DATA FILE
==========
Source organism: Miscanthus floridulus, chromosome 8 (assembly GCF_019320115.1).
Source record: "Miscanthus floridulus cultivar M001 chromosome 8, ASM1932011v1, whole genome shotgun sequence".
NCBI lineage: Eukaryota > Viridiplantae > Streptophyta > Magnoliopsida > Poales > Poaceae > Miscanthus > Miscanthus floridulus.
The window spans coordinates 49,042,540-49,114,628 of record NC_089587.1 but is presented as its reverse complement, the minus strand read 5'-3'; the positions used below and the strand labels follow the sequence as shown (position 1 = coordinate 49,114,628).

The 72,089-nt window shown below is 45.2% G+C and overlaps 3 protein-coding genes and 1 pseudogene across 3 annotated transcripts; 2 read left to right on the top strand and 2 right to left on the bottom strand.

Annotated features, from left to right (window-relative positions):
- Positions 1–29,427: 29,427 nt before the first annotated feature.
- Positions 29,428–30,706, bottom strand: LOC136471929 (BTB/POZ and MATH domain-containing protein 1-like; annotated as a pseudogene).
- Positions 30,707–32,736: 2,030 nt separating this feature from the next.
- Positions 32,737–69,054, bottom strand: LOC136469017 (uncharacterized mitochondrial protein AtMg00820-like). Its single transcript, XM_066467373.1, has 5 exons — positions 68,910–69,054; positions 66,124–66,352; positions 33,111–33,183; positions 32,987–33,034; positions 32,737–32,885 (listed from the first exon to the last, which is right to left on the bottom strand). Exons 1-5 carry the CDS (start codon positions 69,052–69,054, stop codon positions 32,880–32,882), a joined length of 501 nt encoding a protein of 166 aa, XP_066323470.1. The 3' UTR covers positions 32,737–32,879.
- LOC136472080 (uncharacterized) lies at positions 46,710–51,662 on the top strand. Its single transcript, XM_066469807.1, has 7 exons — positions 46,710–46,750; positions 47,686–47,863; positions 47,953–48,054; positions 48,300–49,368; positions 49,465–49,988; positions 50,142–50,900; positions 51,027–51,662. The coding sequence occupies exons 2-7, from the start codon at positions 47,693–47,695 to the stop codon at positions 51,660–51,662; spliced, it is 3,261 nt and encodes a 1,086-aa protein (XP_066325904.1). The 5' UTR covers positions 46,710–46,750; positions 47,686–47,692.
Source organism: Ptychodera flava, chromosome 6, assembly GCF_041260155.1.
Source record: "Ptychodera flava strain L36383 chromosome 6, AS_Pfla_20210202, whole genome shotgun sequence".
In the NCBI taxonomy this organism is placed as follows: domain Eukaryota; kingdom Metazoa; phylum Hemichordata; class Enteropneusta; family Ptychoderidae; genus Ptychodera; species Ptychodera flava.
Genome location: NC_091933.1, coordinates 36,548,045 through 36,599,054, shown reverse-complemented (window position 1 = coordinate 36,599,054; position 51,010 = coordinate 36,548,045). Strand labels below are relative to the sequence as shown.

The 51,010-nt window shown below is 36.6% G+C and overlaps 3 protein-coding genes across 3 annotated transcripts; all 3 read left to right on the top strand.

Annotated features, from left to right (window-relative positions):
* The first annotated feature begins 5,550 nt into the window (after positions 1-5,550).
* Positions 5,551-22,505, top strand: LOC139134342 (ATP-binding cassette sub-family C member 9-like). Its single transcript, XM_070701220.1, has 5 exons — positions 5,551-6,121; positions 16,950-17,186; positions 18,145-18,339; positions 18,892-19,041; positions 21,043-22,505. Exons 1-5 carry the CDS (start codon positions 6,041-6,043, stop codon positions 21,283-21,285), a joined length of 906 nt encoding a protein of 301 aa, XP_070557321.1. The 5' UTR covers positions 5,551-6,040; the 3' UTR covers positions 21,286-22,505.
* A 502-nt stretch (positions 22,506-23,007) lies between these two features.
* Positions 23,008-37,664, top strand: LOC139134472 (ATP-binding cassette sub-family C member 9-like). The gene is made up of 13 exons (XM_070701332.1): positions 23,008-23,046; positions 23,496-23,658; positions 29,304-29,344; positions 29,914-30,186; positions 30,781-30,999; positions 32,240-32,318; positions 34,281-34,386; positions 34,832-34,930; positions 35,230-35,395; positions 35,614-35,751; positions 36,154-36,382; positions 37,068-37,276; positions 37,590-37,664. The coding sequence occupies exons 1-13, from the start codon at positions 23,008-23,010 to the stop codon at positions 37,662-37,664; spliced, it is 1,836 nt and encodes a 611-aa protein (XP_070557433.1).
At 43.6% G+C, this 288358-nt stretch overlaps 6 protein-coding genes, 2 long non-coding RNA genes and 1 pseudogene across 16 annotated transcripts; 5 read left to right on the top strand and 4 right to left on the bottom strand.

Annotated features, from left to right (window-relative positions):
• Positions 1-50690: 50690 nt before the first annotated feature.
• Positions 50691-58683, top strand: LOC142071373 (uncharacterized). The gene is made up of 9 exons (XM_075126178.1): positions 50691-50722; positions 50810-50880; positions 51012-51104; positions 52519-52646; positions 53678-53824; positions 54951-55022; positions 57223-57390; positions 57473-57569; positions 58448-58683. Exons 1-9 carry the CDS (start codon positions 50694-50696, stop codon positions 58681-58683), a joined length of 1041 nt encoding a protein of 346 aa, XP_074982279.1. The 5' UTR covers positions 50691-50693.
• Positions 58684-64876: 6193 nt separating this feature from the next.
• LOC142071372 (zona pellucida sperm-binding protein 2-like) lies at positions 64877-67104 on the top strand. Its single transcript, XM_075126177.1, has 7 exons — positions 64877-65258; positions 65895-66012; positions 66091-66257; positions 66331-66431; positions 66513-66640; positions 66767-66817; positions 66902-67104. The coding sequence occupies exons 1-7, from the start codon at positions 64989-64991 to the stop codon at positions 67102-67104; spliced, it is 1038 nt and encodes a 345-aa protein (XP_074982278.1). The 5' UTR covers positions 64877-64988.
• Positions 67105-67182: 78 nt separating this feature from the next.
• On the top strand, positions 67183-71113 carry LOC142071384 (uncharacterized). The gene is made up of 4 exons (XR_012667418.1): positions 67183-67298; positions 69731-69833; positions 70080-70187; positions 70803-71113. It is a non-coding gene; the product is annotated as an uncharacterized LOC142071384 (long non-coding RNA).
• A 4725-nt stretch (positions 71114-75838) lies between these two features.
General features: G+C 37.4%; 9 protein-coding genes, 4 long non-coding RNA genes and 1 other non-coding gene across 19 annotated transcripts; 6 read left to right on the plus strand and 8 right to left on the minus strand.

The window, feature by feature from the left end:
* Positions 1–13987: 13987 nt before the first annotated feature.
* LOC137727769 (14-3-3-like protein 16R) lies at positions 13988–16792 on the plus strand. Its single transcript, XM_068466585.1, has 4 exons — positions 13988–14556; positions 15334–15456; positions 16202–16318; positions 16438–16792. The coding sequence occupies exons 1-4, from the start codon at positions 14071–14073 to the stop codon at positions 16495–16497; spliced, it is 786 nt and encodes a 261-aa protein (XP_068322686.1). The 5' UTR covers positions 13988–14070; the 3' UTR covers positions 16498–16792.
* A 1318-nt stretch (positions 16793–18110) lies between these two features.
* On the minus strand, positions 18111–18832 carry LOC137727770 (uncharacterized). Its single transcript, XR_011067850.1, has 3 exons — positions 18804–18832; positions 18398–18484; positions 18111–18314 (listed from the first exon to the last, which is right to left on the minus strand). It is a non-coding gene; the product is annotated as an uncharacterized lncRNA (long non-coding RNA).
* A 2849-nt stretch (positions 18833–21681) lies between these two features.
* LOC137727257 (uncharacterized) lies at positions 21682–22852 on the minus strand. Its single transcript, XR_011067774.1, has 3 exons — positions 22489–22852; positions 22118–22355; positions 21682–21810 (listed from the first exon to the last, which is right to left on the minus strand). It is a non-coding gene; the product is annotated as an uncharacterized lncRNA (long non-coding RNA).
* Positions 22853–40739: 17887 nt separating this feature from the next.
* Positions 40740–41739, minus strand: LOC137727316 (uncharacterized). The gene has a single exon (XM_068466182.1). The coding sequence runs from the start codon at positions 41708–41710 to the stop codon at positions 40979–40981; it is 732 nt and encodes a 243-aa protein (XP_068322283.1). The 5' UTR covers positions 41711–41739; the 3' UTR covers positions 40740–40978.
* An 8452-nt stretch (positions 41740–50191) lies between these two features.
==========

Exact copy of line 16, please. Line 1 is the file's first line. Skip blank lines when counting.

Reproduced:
The 51,010-nt window shown below is 36.6% G+C and overlaps 3 protein-coding genes across 3 annotated transcripts; all 3 read left to right on the top strand.